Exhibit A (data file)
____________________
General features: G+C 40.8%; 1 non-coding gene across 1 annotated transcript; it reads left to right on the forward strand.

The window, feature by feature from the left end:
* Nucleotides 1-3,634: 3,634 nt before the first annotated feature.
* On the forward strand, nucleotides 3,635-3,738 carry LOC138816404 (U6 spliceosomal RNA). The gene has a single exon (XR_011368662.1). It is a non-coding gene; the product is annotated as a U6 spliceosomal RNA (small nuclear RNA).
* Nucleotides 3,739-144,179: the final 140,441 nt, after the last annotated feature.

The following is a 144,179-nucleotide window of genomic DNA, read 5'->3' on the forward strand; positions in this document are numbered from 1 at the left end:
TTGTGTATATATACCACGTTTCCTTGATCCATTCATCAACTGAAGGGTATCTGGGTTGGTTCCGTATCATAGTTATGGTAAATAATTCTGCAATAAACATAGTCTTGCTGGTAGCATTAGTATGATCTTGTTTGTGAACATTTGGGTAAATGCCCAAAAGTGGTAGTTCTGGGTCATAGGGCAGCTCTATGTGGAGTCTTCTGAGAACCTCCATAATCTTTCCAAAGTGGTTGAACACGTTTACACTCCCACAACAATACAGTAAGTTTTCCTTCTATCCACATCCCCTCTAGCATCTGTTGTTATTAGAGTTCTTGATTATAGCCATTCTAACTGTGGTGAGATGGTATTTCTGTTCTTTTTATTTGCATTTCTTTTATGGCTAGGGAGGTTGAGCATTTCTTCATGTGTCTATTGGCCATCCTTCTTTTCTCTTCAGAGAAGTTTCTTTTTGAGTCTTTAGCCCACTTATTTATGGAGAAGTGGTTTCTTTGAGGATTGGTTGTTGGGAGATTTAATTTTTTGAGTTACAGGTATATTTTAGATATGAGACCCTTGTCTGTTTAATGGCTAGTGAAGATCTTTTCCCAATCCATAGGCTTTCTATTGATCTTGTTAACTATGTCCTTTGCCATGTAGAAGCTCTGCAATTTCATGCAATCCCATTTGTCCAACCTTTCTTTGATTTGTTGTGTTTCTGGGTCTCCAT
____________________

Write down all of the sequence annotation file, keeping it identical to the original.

General features: G+C 40.8%; 1 non-coding gene across 1 annotated transcript; it reads left to right on the forward strand.

The window, feature by feature from the left end:
* Nucleotides 1-3,634: 3,634 nt before the first annotated feature.
* On the forward strand, nucleotides 3,635-3,738 carry LOC138816404 (U6 spliceosomal RNA). The gene has a single exon (XR_011368662.1). It is a non-coding gene; the product is annotated as a U6 spliceosomal RNA (small nuclear RNA).
* Nucleotides 3,739-144,179: the final 140,441 nt, after the last annotated feature.

The following is a 144,179-nucleotide window of genomic DNA, read 5'->3' on the forward strand; positions in this document are numbered from 1 at the left end:
TTGTGTATATATACCACGTTTCCTTGATCCATTCATCAACTGAAGGGTATCTGGGTTGGTTCCGTATCATAGTTATGGTAAATAATTCTGCAATAAACATAGTCTTGCTGGTAGCATTAGTATGATCTTGTTTGTGAACATTTGGGTAAATGCCCAAAAGTGGTAGTTCTGGGTCATAGGGCAGCTCTATGTGGAGTCTTCTGAGAACCTCCATAATCTTTCCAAAGTGGTTGAACACGTTTACACTCCCACAACAATACAGTAAGTTTTCCTTCTATCCACATCCCCTCTAGCATCTGTTGTTATTAGAGTTCTTGATTATAGCCATTCTAACTGTGGTGAGATGGTATTTCTGTTCTTTTTATTTGCATTTCTTTTATGGCTAGGGAGGTTGAGCATTTCTTCATGTGTCTATTGGCCATCCTTCTTTTCTCTTCAGAGAAGTTTCTTTTTGAGTCTTTAGCCCACTTATTTATGGAGAAGTGGTTTCTTTGAGGATTGGTTGTTGGGAGATTTAATTTTTTGAGTTACAGGTATATTTTAGATATGAGACCCTTGTCTGTTTAATGGCTAGTGAAGATCTTTTCCCAATCCATAGGCTTTCTATTGATCTTGTTAACTATGTCCTTTGCCATGTAGAAGCTCTGCAATTTCATGCAATCCCATTTGTCCAACCTTTCTTTGATTTGTTGTGTTTCTGGGTCTCCAT